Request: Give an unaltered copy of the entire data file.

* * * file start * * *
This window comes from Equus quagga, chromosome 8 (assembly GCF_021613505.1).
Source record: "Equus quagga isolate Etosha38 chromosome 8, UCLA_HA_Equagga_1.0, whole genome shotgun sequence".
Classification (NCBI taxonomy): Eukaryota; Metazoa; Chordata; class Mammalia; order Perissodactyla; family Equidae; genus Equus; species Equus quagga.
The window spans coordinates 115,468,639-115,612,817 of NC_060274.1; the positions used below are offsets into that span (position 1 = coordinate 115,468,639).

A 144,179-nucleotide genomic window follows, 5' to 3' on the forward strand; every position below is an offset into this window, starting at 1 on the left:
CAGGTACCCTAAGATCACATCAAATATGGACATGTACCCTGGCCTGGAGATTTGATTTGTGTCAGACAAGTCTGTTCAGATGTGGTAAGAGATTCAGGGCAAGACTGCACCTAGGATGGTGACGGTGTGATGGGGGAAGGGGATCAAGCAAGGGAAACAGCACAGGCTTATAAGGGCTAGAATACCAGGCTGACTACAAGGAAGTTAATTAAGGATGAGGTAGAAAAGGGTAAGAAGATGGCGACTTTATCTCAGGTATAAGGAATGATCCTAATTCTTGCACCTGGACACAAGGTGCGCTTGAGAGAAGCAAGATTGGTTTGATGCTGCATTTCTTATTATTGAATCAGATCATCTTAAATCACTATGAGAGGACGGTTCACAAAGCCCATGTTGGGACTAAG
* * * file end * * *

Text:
This window comes from Equus quagga, chromosome 8 (assembly GCF_021613505.1).
Source record: "Equus quagga isolate Etosha38 chromosome 8, UCLA_HA_Equagga_1.0, whole genome shotgun sequence".
Classification (NCBI taxonomy): Eukaryota; Metazoa; Chordata; class Mammalia; order Perissodactyla; family Equidae; genus Equus; species Equus quagga.
The window spans coordinates 115,468,639-115,612,817 of NC_060274.1; the positions used below are offsets into that span (position 1 = coordinate 115,468,639).

A 144,179-nucleotide genomic window follows, 5' to 3' on the forward strand; every position below is an offset into this window, starting at 1 on the left:
CAGGTACCCTAAGATCACATCAAATATGGACATGTACCCTGGCCTGGAGATTTGATTTGTGTCAGACAAGTCTGTTCAGATGTGGTAAGAGATTCAGGGCAAGACTGCACCTAGGATGGTGACGGTGTGATGGGGGAAGGGGATCAAGCAAGGGAAACAGCACAGGCTTATAAGGGCTAGAATACCAGGCTGACTACAAGGAAGTTAATTAAGGATGAGGTAGAAAAGGGTAAGAAGATGGCGACTTTATCTCAGGTATAAGGAATGATCCTAATTCTTGCACCTGGACACAAGGTGCGCTTGAGAGAAGCAAGATTGGTTTGATGCTGCATTTCTTATTATTGAATCAGATCATCTTAAATCACTATGAGAGGACGGTTCACAAAGCCCATGTTGGGACTAAG